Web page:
President Obama signed into law the reauthorization of the Violence Against Women Act (VAWA), a federal statute that addresses domestic violence and other crimes against women. As initially conceived in 1994, VAWA created new federal crimes and sanctions to fill in gaps, provided training for federal, state and local law enforcement and courts to address such crimes, and funded a wide array of community services aimed to protect and support victims. In a historic move, this new version of VAWA recognizes and affirms that tribal courts have jurisdiction over criminal cases brought by tribes against non-members—including non-Indians—that arise under VAWA. This is the first time since the Supreme Court’s 1978 decision in Oliphant v. Suquamish Indian Tribe, 435 U.S. 191 (1978), that Congress has recognized and affirmed tribal courts’ criminal jurisdiction over non-Indians.
This change in the law represents a huge victory for native communities and especially native women. Native American and Alaska Native women experience sexual violence at a rate two and a half times higher than other women in the United States. Yet, in more than half of these cases, the federal government—which in many cases has had the sole authority to prosecute such crimes when committed by non-Indians—has declined to prosecute. The special domestic violence criminal jurisdiction conferred under the VAWA reauthorization not only provides an additional tool to address violence in Indian country, but also strengthens and affirms tribal courts and tribal sovereignty.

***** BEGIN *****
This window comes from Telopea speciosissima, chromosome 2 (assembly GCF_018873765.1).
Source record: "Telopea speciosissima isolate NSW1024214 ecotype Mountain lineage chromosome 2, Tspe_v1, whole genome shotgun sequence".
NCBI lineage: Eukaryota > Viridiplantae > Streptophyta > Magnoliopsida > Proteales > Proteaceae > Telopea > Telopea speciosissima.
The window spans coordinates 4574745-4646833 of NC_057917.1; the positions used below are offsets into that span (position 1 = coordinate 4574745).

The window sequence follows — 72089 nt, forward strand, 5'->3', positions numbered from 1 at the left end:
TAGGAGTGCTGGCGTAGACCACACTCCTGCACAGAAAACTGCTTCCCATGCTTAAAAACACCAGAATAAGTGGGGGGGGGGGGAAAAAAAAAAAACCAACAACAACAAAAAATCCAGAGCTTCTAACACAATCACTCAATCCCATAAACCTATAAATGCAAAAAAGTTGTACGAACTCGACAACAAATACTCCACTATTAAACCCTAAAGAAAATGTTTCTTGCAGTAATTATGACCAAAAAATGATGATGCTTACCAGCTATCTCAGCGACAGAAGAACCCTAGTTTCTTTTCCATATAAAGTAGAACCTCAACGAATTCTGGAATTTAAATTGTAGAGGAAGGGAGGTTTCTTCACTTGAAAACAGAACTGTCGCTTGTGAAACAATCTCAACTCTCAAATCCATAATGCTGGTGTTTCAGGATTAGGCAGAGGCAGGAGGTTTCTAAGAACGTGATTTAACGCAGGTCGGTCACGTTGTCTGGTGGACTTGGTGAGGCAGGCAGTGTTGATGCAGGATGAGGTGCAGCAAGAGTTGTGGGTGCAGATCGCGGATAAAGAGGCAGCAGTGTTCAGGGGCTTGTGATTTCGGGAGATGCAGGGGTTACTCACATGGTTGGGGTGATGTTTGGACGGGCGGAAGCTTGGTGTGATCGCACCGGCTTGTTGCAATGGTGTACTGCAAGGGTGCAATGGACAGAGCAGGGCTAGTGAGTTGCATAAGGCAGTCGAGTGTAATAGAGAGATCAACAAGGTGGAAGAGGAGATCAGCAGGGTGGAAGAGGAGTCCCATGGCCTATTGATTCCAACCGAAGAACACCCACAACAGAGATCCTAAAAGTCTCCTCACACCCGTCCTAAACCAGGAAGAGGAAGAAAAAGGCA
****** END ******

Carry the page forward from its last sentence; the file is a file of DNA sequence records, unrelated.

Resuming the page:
Congress’s recognition of tribal criminal jurisdiction comes with some limitations and preconditions, however. Tribes wishing to take advantage of VAWA’s jurisdictional provisions may need to amend current tribal codes, hire new judges, and devote resources to pay for public defenders in order to qualify. Moreover, there remain significant limitations on who can be prosecuted in tribal courts. Here is a brief summary of the new law’s requirements and limitations:
Limitations on Types of Crimes
Tribes can prosecute any type of violence committed by a person who is or has been in a “dating or domestic relationship” with the victim. Simply committing the crime of sexual violence against a tribal member is not sufficient for tribal courts to invoke jurisdiction over a non-Indian defendant. Tribal codes must be clear that the court’s jurisdiction is based on the presence of this “dating or domestic relationship,” and not just the commission of the violent act alone. Tribes also can prosecute violations of protection orders that occur in Indian country (defined as on-reservation, in dependant Indian communities, and Indian allotments), as long as those protection orders were issued to prevent (a) violent or threatening acts, or (b) contact, communication or physical proximity with or to the victim.
Limitations on Types of Defendants
Tribes can only prosecute VAWA cases against a non-Indian defendant if he or she has one of the following connections to the tribe’s reservation or lands: (a) resides in Indian country (b) is employed in Indian country, or (c) is the spouse, intimate partner, or dating partner of an Indian living in Indian country or a Tribal member. The last category includes former spouses, individuals who share a child in common, and individuals in social relationships of a romantic or intimate nature. Tribal codes should be clear that prosecutors must prove these facts as part of any VAWA case.